I use a Thinkpad x60 Tablet as my road warrior laptop, and I'll be frank that the tablet features have indeed been under utilized compared to what I had in mind, probably something I could give up, but still handy to have... kinda like having 4 wheel drive, only comes in handy in a single season(assuming you don't live too far north or too far south), but can really help you out when you you need it.


RE: Replaement for a paper nootbook.
By rudy on 1/6/2010 2:05:07 PM , Rating: 3
I am not trying to argue that laptops are better just pointing out that I can do it all on a laptop with a mouse. Which means if you have a real tablet, Dell XT, HP, or Lenovo you are in even better shape. And those ones offer the whole gamut of input types, resistive capactivtive and I think even perimeter light sensing. They are light weight and long lasting on batteries. Why does everyone want a stupid trimmed down tablet? Its not like you can fit these new ones in your pocket so I don't see why you would have them any more then your laptop or tablet.
Be honest how many people do you see who always have a 8x10 pad of note taking paper on them? You cant get any lighter than that. What we all do have is a phone or anything that can fit in your pocket. So putting all the functions on phones or making bigger phones that still fit in the pocket makes sense. I even could be impressed by this M$ style tablet. But the little display only apple and netbook tablets I just dont get. They are too big to be carried around so why not just have a real computer.

I guess I just do not get it, the functions already exists why is everyone so excited all the time about these single or limited use devices. Why is everyone jumping out of their pants to load themself down with hundreds of electronic devices when everything they want already exists in the market and probaly already exists in the computer they already have.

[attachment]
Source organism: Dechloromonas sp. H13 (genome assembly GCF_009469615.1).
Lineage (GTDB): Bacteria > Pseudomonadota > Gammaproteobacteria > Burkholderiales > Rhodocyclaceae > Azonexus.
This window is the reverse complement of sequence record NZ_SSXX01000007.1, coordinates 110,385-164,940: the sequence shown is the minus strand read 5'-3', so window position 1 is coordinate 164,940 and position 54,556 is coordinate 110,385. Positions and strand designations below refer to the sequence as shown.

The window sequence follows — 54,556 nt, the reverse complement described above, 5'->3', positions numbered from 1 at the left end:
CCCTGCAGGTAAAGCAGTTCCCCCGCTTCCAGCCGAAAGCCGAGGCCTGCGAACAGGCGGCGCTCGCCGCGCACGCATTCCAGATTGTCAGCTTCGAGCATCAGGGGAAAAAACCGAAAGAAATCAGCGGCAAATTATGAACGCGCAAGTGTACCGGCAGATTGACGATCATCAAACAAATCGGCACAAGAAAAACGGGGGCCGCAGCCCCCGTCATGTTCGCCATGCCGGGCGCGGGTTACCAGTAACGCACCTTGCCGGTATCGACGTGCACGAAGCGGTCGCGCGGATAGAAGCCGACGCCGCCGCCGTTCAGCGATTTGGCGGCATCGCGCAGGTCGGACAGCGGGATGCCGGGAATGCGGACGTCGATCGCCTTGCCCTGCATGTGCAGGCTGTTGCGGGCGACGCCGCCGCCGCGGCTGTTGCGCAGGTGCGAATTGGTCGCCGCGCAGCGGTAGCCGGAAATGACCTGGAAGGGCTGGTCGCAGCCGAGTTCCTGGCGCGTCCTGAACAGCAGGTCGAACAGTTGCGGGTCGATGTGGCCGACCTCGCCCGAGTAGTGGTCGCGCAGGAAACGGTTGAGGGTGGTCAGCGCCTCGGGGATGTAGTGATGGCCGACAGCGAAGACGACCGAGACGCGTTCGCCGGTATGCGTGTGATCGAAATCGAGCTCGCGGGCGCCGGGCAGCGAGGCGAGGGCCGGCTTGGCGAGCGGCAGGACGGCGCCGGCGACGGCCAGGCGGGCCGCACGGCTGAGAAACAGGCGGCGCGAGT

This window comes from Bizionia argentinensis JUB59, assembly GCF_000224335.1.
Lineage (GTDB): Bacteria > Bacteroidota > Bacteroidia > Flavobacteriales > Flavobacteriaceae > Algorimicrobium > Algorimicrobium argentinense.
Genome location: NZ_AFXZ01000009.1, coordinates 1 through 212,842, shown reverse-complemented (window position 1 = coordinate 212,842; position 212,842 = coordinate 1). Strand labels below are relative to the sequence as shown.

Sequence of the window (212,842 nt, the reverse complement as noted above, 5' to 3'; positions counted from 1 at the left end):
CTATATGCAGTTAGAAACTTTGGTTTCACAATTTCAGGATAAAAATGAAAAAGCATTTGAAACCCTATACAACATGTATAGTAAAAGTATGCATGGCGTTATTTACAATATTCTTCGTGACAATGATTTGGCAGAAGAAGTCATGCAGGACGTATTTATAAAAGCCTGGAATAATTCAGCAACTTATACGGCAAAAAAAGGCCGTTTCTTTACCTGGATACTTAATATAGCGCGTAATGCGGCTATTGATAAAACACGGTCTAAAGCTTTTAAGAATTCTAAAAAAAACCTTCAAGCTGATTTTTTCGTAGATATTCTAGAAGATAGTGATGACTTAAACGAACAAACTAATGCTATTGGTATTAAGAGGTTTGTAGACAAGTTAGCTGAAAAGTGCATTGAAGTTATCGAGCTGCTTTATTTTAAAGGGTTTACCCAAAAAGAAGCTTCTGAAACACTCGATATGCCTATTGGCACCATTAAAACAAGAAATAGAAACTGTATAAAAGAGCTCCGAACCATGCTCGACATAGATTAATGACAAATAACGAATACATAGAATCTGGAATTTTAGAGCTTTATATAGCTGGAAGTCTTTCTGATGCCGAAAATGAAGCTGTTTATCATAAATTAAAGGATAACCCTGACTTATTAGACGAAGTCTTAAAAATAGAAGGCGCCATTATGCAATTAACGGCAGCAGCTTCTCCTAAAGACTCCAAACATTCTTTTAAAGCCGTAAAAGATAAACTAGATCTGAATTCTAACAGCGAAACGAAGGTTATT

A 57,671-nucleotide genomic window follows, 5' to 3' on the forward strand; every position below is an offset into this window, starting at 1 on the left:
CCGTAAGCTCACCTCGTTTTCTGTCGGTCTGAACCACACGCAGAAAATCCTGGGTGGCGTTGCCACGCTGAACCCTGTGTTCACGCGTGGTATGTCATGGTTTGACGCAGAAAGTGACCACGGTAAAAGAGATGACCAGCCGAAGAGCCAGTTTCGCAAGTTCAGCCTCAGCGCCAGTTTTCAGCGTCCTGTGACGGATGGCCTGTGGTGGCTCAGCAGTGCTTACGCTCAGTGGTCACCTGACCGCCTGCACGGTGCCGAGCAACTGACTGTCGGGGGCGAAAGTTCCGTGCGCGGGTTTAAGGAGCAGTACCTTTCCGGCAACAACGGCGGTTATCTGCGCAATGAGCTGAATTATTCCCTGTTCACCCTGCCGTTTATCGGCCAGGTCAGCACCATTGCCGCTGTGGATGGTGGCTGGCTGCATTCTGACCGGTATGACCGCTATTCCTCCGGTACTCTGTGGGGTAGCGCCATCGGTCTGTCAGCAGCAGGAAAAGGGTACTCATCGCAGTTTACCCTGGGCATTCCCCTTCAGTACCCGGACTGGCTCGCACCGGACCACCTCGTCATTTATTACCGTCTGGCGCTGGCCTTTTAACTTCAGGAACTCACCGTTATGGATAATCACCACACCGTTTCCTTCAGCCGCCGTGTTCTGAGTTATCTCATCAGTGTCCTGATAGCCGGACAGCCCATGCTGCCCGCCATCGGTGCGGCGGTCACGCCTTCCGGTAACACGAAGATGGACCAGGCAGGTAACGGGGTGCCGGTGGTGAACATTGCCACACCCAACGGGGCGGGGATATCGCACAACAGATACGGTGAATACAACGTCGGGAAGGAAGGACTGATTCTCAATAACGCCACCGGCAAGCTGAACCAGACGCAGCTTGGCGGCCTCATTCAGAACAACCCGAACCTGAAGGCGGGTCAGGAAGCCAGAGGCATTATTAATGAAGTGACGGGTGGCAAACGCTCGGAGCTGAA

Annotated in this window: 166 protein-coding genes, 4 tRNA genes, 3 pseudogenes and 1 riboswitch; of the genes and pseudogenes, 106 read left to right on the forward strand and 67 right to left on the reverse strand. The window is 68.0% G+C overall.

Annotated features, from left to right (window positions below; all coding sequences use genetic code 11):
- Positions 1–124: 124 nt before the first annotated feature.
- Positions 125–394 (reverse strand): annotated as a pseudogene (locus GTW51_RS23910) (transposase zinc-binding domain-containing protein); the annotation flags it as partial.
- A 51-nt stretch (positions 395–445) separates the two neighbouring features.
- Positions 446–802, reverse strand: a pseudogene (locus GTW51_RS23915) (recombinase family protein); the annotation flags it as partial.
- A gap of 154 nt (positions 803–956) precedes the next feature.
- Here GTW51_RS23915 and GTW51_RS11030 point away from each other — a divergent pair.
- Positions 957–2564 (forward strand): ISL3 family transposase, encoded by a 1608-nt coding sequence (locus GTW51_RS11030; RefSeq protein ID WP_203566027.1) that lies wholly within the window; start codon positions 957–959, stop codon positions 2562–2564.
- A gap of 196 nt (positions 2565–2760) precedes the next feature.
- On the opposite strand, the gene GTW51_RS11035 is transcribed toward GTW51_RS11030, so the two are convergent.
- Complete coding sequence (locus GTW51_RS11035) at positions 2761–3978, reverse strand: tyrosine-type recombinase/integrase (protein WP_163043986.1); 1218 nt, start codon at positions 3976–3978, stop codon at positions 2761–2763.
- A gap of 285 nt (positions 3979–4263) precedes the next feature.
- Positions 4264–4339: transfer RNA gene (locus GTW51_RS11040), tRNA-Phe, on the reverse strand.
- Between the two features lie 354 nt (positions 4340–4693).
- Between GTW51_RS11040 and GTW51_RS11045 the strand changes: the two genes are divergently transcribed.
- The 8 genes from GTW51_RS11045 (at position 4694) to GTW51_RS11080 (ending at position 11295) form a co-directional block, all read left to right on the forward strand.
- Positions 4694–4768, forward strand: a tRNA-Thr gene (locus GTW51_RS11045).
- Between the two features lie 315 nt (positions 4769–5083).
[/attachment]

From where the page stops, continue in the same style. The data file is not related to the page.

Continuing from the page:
If people want tablets so bad then why arent thinkpads tablets flying off the shelfs?


By damianrobertjones on 1/6/2010 4:38:39 PM , Rating: 2
'Is'... Multi-touch that amazing that we must have the features? A friend recently swore at his multi-touch trackpad as he absolutely hated the fact that things would fly about.. quickly disabled.

Sometimes we don't need more, simply better.


By Penti on 1/6/2010 9:08:02 PM , Rating: 2
Battery life?

Good tablets are also very expensive. Perhaps some think they want a cheaper consumer device. But most is just bull about those devices. Screens are very hard as currently there is no good ones being manufactured, and the media touts the rumored Apple tablet to be some kind of e-reader, or magazine reader (well there's already the standard web with HTML/CSS/JavaScript together with Flash for that. Walled gardens and new formats wouldn't be a good thing). An e-reader really needs an e-ink screen. Either make a web/laptop device or make a ebook reader there's no middle ground with todays tech. Media rich magazine-type stuff would drain the battery before you could get a chance to recharge it any way. Ebook readers will eventually be multimedia devices but it's many years before that.

However it's the age of netbook and smartbook designs flooding out to nowhere. We will see a lot of touch screen stuff, but most will be useless. You can't really replace the keyboard and it complements it poorly if not for to write directly on. Which most is not really for. Besides you can just use one of those 100 dollar pens and write on ordinary paper and transfer the notes to your computer, not that consumers really do take notes with their computers. It's probably multimedia devices those are after, but right now they would fit poorly. Netbook-class hardware can do very much. But the screens are horrible. And it's hard to see what's gained with touch screen. Let's hope we don't see the rumored Apple tablet/slate/pad. But something else. And that Flash 10.1 really do the trick.


"Paying an extra $500 for a computer in this environment -- same piece of hardware -- paying $500 more to get a logo on it? I think that's a more challenging proposition for the average person than it used to be." -- Steve Ballmer